The Health Service Executive has moved a step closer to opening a supervised drug injecting facility in Dublin, after it confirmed that Merchants Quay Ireland is the preferred bidder to operate the centre on a pilot basis.
It is planned to operate the facility for an 18-month period in its pilot phase.
A number of conditions will need to be in place ahead of formal approval, including ongoing communication with local residents and business owners, and the establishment of a monitoring committee to oversee the facility.
The HSE said that Merchants Quay Ireland will have to appoint a Community Liaison Worker and an external evaluation of the pilot phase will also need to be carried out.
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No decision has been announced on the exact location of the facility, as it is still subject to planning permission, but it is expected to open by the end of the year.
Minister of State with Responsibility for the National Drugs Strategy Catherine Byrne said a supervised injecting facility is an important health initiative, which "seeks to bring vulnerable people into a safe and clean supervised setting while also helping to reduce drug litter and open injecting in our communities".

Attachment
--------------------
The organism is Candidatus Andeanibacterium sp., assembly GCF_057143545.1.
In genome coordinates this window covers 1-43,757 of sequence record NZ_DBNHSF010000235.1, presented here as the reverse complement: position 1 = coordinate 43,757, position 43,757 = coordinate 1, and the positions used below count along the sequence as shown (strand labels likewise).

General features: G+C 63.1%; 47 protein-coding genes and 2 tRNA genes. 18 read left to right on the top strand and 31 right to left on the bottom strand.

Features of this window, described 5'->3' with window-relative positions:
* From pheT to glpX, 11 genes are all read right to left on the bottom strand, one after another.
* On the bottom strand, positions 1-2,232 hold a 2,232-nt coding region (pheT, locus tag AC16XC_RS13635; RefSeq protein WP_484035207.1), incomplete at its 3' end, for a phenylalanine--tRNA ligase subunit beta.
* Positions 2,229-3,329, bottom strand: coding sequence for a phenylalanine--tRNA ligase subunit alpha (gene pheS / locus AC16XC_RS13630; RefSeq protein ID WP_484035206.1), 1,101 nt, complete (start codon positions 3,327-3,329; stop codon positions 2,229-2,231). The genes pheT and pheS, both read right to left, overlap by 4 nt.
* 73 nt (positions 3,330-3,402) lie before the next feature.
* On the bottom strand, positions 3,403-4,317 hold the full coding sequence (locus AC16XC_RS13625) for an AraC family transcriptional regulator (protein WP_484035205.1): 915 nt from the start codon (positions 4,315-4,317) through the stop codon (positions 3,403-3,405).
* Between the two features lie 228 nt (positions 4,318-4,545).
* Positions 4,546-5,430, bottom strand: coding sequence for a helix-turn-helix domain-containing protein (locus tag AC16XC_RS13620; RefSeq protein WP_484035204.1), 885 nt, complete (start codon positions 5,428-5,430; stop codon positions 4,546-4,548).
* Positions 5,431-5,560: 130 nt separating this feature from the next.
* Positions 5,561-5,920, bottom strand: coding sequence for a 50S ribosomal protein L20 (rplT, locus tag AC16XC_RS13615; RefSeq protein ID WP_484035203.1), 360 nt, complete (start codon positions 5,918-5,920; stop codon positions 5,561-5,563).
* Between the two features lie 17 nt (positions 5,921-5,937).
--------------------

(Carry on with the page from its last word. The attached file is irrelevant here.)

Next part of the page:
Labour Senator Aodhán Ó Ríordáin said: "This pilot programme is essential for ensuring addicts have access to clean sterile injecting equipment alongside trained staff who can provide care in the event of an overdose as well as assistance, advice and support on access to rehabilitation and treatment."
However, Independent Dublin City Councillor Cieran Perry said: "This is the wrong decision. There is no evidence based research that Supervised Injection Centres work and I believe they normalise drug use at a time when we should be encouraging detox and rehab."